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Brawl tarnishes Bennett's image

Brawl tarnishes Bennett's image

Union College would like this bad movie to just fade to black, but it won’t.

Union College would like this bad movie to just fade to black, but it won’t.

A power outage on campus left us in a dark lobby below Messa Rink, until the TV cameras turned on their lights to reveal hockey coach Rick Bennett in black warmup jacket, black slacks and black shoes against a black backdrop.

Of all the bad guys who participated in Saturday’s bench-clearing fight against RPI at the Times Union Center, Bennett was the baddest.

After what he called “a very long day” of soul-searching on Sunday, Bennett found out on Monday that ECAC Hockey will take no further action beyond the two-game suspension without pay the school hustled up on Sunday.

In the wake of the testosterone- and adrenaline-fueled brawl, the ECACH wimped out.

I don’t have a strong opinion about how much more the conference should’ve done, but two games wasn’t enough.

Besides giving RPI coach Seth Appert a hard shove at center ice, Bennett went on a rampage over at the RPI bench and at one point popped sophomore forward Milos Bubela in the head.

Fights were flaring up all over the ice, but Bennett’s meltdown became the main event, and warranted more than two games. He was unhinged.

The third-year coach was suitably and genuinely contrite not only immediately after the game, but at the press conference on Monday, except for the slightest hint of defiance when asked if he felt fortunate that the league didn’t do more.

“No. No, I don’t,” Bennett said.

“I respect their punishment, their decision. It’s well documented that the league has handed out suspensions before in the manner they’re supposed to, and I thought they did this time.”

Bennett can still conduct practice, but won’t travel with the team to Potsdam this weekend for games against St. Lawrence and Clarkson.

He had words with Appert before shoving him on Saturday, but neither would say what sparked the scene at the RPI bench, which was a mishmash of players, coaches and referees yelling at each other, trying to throw punches and shoves while also restraining each other.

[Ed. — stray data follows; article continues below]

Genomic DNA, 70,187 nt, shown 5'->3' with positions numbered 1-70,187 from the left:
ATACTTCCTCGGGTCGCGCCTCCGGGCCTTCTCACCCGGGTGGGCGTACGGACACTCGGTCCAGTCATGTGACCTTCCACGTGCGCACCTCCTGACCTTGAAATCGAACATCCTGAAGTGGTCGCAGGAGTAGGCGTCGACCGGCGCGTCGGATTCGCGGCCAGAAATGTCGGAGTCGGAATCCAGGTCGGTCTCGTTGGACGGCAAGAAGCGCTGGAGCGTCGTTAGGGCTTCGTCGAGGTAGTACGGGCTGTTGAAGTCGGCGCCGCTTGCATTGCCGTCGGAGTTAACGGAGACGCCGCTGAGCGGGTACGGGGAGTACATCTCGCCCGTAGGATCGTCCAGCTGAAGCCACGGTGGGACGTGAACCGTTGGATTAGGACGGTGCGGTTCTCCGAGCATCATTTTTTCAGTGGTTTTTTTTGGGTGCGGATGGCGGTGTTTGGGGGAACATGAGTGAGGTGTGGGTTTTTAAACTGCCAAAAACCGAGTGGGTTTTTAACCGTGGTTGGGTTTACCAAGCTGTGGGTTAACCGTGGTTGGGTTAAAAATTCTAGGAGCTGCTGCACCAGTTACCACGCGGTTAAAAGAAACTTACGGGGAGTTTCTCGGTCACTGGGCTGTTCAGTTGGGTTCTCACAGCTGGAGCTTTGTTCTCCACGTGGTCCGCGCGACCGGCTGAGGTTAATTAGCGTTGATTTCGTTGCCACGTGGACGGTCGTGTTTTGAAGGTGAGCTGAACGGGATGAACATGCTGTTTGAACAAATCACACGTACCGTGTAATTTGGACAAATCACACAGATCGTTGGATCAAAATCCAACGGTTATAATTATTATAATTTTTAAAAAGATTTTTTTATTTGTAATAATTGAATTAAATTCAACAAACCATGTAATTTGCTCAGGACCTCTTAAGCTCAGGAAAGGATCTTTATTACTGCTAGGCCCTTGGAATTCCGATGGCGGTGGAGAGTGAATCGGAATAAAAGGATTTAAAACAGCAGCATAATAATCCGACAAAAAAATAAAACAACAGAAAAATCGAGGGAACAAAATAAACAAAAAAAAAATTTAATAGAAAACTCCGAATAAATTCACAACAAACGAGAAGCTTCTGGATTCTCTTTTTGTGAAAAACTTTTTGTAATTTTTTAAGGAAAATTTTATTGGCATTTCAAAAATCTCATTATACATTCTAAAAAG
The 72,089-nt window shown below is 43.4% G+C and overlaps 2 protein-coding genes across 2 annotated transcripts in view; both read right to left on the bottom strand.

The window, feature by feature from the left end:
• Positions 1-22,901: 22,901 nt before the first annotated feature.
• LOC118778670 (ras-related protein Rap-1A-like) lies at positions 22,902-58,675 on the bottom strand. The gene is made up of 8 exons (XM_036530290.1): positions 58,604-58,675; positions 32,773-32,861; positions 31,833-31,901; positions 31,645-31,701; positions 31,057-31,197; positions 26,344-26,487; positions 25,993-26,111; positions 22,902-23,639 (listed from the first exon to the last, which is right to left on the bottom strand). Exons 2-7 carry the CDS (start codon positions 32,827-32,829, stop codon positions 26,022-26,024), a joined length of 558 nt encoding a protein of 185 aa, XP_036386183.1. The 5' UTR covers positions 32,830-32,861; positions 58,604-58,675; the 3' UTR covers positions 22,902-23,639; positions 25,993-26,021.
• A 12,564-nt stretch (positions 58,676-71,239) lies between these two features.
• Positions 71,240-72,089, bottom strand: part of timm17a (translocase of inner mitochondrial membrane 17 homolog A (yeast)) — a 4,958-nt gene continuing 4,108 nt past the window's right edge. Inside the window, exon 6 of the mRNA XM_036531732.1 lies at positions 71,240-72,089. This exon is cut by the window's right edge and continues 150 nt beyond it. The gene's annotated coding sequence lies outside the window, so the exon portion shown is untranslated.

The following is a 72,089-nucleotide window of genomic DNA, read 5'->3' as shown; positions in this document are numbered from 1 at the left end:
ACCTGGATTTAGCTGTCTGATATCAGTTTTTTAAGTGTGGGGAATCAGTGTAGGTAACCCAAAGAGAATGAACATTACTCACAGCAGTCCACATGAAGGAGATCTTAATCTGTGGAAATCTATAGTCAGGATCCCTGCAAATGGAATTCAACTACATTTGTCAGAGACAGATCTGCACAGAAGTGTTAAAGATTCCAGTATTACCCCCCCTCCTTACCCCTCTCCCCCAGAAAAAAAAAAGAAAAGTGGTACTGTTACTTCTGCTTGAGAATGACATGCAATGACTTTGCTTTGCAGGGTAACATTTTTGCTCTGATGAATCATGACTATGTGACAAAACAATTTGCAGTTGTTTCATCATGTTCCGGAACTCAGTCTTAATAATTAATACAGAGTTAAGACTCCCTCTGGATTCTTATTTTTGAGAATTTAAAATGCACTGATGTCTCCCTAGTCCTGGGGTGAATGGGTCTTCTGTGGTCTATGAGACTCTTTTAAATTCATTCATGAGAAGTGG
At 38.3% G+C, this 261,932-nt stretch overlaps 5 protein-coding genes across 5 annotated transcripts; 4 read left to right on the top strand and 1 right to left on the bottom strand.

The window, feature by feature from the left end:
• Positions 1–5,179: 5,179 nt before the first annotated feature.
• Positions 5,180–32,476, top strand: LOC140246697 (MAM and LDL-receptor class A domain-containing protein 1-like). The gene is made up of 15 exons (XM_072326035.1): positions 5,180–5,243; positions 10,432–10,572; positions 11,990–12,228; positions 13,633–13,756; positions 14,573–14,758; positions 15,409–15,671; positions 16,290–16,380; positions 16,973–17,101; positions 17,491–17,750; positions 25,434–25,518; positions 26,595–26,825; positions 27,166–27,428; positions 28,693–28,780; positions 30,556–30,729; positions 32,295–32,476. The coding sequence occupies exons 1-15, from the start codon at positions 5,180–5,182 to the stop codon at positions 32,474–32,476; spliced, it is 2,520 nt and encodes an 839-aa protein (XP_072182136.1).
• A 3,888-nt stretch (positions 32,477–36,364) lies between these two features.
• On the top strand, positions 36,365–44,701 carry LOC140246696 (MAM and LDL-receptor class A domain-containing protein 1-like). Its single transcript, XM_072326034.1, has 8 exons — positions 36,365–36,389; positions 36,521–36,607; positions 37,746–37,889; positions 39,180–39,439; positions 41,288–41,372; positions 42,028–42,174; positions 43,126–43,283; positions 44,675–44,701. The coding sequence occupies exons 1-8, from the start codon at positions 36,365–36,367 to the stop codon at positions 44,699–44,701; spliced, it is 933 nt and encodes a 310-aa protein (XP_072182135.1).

One of the YouTube videos had over 80,000 hits as of Monday afternoon, Ken Schott’s blog showed up on the Huffington Post website and audio from the clips reveals that any belief that these two schools have moved beyond a nasty, long-standing rivalry is misinformed.

Union captain Mat Bodie, who started the whole thing by cross-checking Brock Higgs at the end of the Engineers’ 2-1 Mayor’s Cup win, said the incident might make good comedy fodder for some, but shouldn’t tarnish the reputation of the school.

“I don’t think it’s unfair,” he said of the attention. “It’s something you don’t see every day, so that’s why people are paying attention to it. I think people were almost entertained by the whole thing. But that’s not how we want to bring attention on us.”

Bodie is one of four players who were suspended by the ECAC on Monday, in his case a game added to the one he was already getting for the fighting disqualification on Saturday.

Union’s Daniel Ciampini got a game, as did RPI’s Luke Curadi and Mike Zalewski.

Union’s Eli Lichtenwald and RPI’s Ryan Haggerty and Bo Dolan get one each for fighting DQ’s.

Appert wasn’t penalized.

“I put the team in a bad spot,” Bodie said. “I apologize to the whole school for bringing this whole situation on. We’ll just move forward. He [Higgs] was coming at me, and I guess emotions got the best of me.”

Bennett and Appert haven’t spoken to each other yet, but Bennett said they will and then move on.

Before he got into coaching, Bennett was a minor-league journeyman who had a couple cups of coffee with the New York Rangers in the early 1990s.

In 351 AHL games, including four with the Albany River Rats in 1996-97, he was known as someone not to be trifled with, scoring 76 goals with 105 assists and 628 penalty minutes.

On Saturday, he looked more like a player who wanted to fight anybody he could get his hands on than the man responsible for leading a group of college kids. He chalked it up to being a passionate person in a passionate game.

“They didn’t deserve that from me,” he said. “As much as I respect their support, they’ve been great, but by the same token, I have to be better than that.

“Sunday was a very long day. I wish I could’ve reached out to every person that I’ve been involved with here at Union College, or my past, just to explain that it’s not me. It’s not who I am. I don’t want to be known as a tough guy; I want to be known as a team guy.”

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